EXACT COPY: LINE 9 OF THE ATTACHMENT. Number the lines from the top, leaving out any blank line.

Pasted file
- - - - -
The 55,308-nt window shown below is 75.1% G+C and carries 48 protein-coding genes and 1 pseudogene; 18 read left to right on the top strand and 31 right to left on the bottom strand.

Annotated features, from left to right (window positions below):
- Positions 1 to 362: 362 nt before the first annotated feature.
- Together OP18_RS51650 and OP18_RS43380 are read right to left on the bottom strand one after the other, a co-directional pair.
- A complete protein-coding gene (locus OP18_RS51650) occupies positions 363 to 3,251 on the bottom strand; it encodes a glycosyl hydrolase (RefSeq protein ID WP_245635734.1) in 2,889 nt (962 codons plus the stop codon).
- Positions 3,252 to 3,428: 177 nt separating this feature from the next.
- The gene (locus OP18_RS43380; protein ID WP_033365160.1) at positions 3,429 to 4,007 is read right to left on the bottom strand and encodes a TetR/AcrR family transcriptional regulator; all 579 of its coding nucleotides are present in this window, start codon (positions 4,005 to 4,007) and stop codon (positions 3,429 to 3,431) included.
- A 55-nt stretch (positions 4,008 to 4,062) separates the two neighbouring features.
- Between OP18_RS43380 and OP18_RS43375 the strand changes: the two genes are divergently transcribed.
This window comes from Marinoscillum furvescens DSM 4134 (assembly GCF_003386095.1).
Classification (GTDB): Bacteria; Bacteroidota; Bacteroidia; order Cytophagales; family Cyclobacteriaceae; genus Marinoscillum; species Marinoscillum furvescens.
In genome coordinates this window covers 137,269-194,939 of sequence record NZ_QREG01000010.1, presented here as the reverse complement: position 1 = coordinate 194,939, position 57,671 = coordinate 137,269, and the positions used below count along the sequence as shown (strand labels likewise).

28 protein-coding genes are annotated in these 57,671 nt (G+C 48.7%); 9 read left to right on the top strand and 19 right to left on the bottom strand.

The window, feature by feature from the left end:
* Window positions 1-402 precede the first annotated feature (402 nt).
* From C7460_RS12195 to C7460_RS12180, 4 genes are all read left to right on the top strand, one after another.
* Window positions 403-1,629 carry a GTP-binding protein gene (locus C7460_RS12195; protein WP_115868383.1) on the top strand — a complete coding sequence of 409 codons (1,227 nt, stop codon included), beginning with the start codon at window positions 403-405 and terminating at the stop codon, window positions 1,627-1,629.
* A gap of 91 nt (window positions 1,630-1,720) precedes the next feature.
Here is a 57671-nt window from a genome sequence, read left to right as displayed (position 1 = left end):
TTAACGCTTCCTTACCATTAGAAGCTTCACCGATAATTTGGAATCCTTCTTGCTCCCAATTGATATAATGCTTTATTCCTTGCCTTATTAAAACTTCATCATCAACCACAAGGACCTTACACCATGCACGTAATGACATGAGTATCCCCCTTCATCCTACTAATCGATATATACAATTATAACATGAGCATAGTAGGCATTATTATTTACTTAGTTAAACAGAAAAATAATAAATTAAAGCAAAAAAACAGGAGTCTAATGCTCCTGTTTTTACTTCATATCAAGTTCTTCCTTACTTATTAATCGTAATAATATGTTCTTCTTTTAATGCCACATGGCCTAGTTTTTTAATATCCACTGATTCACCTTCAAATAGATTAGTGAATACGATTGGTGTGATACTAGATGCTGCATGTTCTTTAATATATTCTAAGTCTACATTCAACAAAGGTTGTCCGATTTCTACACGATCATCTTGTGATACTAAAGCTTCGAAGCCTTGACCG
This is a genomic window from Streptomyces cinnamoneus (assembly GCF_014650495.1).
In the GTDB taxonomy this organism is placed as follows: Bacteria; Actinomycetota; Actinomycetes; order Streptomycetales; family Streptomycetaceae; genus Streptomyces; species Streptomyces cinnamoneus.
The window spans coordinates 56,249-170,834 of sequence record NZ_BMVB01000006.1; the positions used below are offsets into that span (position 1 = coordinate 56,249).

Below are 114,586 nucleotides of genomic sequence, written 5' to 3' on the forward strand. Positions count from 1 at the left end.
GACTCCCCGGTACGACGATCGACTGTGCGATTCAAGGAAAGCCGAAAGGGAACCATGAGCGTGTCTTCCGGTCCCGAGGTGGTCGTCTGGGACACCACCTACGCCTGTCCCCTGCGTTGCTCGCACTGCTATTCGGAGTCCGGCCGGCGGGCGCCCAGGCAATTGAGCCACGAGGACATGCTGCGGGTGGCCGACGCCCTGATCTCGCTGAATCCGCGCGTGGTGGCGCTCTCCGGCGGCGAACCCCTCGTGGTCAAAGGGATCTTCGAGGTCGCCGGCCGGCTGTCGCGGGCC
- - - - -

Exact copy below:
- Between OP18_RS43380 and OP18_RS43375 the strand changes: the two genes are divergently transcribed.